Figure 7. Schematic of effect of Ni content on grain refinement. (a) Low Ni content; (b) High Ni content.
2. Effect of Ni addition on the globularization of α phase
It is indicated by termination mass migration theory that the element diffusion between α and β phases is the main driving force for globularizing α phase. As shown in Fig. 8, the re-distribution of chemical elements between α and β phases occurs in the LAAM of Ti-6Al-4V-2.5Ni alloys due to cyclic heating effect. Specifically, the chemical compositions of the α and β phases in the top region are different from those in the middle region. It is evident that the most distinguished difference lies on Ni content. The ratio of Ni content in the α phase to the β phase in the top region is 1.0/1.7, while that in the middle region becomes 1.0/7.4, which means that Ni additive enhances the element diffusion between α and β phases and promotes the formation of globular α phase.
Figure 8. Chemical compositions (wt. %) of the α and β phases in the top (a) and middle regions (b) of LAAM Ti-6Al-4V-2.5Ni alloy.
3. Strengthening mechanism
A modified strengthening model was applied to quantitatively compute the yield strength. Four contributing factors, including prior-β grains, refined α lath, solid solutes and Ti2Ni nanoparticles, were considered. Quantitative analysis demonstrates that the strengthening effects of both the refined α lath phase and solid solutes dominate the contribution to overall yield strength of the LAAM-built Ti-6Al-4V-xNi (x=0, 1.1, 1.7, 2.5 wt. %) alloys as shown in Fig. 9a. With the increase of Ni content, the proportion of strengthening effect of refined α lath phase gradually increases, while that of solid solutes becomes smaller (Fig. 9b). Therefore, the yield strength variation with Ni addition can be directly estimated by the width of the α lath (Fig. 9c).
Figure 9. Quantitative analysis of strengthening mechanism of Ni addition on LAAM-built Ti-6Al-4V alloy. (a) Comparison of calculated results and experimental values for overall yield strength; (b) Variation of strengthening ratio with Ni addition; (c) Relationship between yield strength and α lath width.
4. Effect of Ni addition on decrease in elongation
As is well known, Ni is a β-stabilizing element, and will be enriched in the β phase. With the increase of Ni content, the dislocation movement resistance in the β phase becomes greater, which means that the solid solution hardening effect caused by the β phase is enhanced as shown in Fig. 10. The large amount of solid-solution Ni atoms in the β phase increase its strength significantly while reducing the material deformability. Considering that the α phase and the β phase are arranged alternately in the titanium alloys, the deterioration of the deformability of the β phase limits the deformation of the α phase, resulting in the decrease in elongation.
Figure 10. Solid solution effects caused by the α and β phases in the LAAM-built Ti-6Al-4V-xNi alloys (x=0, 1.1, 1.7, 2.5 wt.%)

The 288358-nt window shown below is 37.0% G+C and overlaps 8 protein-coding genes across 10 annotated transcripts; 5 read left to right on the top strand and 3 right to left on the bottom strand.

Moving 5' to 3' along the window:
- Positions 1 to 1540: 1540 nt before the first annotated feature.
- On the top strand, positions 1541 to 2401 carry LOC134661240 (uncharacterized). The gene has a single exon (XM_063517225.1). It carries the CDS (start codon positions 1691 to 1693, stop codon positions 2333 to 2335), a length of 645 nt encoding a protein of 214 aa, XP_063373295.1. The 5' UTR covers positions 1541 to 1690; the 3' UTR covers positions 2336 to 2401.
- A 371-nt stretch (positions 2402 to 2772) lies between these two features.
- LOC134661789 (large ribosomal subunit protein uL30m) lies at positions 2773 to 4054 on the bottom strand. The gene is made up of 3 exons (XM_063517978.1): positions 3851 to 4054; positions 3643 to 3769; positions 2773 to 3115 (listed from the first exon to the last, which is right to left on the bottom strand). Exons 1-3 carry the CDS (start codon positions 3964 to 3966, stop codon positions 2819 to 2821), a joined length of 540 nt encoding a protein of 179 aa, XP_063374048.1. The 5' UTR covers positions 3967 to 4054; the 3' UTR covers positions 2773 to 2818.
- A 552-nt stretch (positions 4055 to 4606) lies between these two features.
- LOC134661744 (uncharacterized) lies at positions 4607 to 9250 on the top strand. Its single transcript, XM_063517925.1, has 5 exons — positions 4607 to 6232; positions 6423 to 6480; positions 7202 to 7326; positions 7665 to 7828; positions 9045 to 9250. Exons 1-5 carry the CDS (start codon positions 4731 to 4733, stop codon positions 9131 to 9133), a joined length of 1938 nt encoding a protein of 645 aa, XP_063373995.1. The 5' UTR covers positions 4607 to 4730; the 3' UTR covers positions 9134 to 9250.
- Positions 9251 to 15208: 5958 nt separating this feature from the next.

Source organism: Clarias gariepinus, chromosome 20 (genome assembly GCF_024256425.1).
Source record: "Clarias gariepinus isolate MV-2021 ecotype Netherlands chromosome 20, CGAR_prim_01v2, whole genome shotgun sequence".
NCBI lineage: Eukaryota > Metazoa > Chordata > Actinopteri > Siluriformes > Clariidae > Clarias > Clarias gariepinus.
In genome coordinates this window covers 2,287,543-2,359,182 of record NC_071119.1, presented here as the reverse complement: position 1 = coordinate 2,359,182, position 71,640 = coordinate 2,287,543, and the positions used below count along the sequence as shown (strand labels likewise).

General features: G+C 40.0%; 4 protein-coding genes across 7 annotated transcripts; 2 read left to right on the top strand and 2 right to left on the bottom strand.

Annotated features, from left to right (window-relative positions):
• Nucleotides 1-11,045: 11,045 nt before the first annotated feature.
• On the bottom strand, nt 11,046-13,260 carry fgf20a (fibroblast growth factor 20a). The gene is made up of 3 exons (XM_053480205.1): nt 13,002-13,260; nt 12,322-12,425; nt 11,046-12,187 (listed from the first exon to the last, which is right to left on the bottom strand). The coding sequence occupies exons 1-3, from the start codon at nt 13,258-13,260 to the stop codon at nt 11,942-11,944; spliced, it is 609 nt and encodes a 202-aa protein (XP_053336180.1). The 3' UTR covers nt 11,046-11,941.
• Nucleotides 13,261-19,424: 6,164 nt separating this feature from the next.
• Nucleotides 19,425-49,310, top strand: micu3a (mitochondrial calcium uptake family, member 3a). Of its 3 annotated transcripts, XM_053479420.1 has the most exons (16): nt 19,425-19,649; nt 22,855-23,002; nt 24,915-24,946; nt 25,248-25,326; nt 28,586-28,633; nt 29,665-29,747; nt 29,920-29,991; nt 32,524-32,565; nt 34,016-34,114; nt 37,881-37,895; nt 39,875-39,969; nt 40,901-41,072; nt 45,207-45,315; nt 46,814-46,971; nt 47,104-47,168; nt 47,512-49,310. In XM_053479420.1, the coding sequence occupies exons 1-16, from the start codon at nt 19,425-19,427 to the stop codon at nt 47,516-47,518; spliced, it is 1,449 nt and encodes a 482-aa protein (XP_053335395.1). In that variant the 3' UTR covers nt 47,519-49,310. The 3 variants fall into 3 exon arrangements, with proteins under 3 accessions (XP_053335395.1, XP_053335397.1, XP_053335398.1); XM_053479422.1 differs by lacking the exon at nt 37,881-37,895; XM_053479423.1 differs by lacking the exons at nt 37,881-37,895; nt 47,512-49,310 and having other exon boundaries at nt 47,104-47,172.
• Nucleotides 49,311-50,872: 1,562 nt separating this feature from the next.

In this work, the Ti-6Al-4V-xNi alloys (x=0, 1.1, 1.7, 2.5 wt. %) were successfully fabricated using laser aided additive manufacturing technology. The effects of Ni additive on the microstructural characteristics and mechanical properties of the deposited alloys were investigated. The results showed that the Ni additive had multi-scale effects on microstructure of LAAM Ti-6Al-4V alloy, including prior-β grain refinement (micron-scale), globular α phase formation (submicron-scale) and Ti2Ni particle precipitation (nano-scale). The strengthening mechanism was quantitatively analyzed by using a modified mathematical model. It was obvious that the strengthening effect caused by the α lath phase and the solid solutes predominated in the LAAM-built Ti-6Al-4V-xNi alloys. Furthermore, the decrease in elongation with increasing Ni addition is ascribed to the deterioration in deformability of the β phase caused by a large amount of solid-solution Ni atoms. These findings can accelerate the development of additively manufactured titanium alloys.
6. About the Authors
Dr. Shang Sui received his B.S. degree in Materials Forming and Control Engineering in 2013 as an outstanding graduate, his Ph.D. in Materials Processing Engineering in 2019, all from Northwestern Polytechnical University of China. From 2019.09 to 2021.09, he worked in Singapore Institute of Manufacturing Technology as a Research Scientist. He has been engaged in Laser Additive Manufacturing (LAM) technology for 6 years since 2013 when he was a bachelor student at Northwestern Polytechnical University. His research is focused on the microstructural optimization and mechanical performance enhancement of LAM-built nickel-based superalloys and titanium alloys.
Guijun Bi received his PhD in laser material processing from Fraunhofer Institute for Laser Technology and RWTH Aachen University, Germany in 2004. Currently Dr Bi is a Principal Scientist and Director with Institute of Intelligent Manufacturing (GIIM), Guangdong Academy of Sciences, China. Before joining GIIM, He was the Group Manager of Joining & Machining Group in Singapore Institute of Manufacturing Technology (SIMTech) and Principal Investigator of “Large Format Hybrid Laser Aided Additive Manufacturing” and “Advanced Laser Aided Additive Manufacturing & Hybrid Laser-arc Welding Technologies for Complex Marine & Offshore Structures” programs, under Agency for Science, Technology and Research (A*STAR), Singapore. His research area covers additive manufacturing, welding & joining, numerical simulation, process monitoring & control, machine learning, system and process development.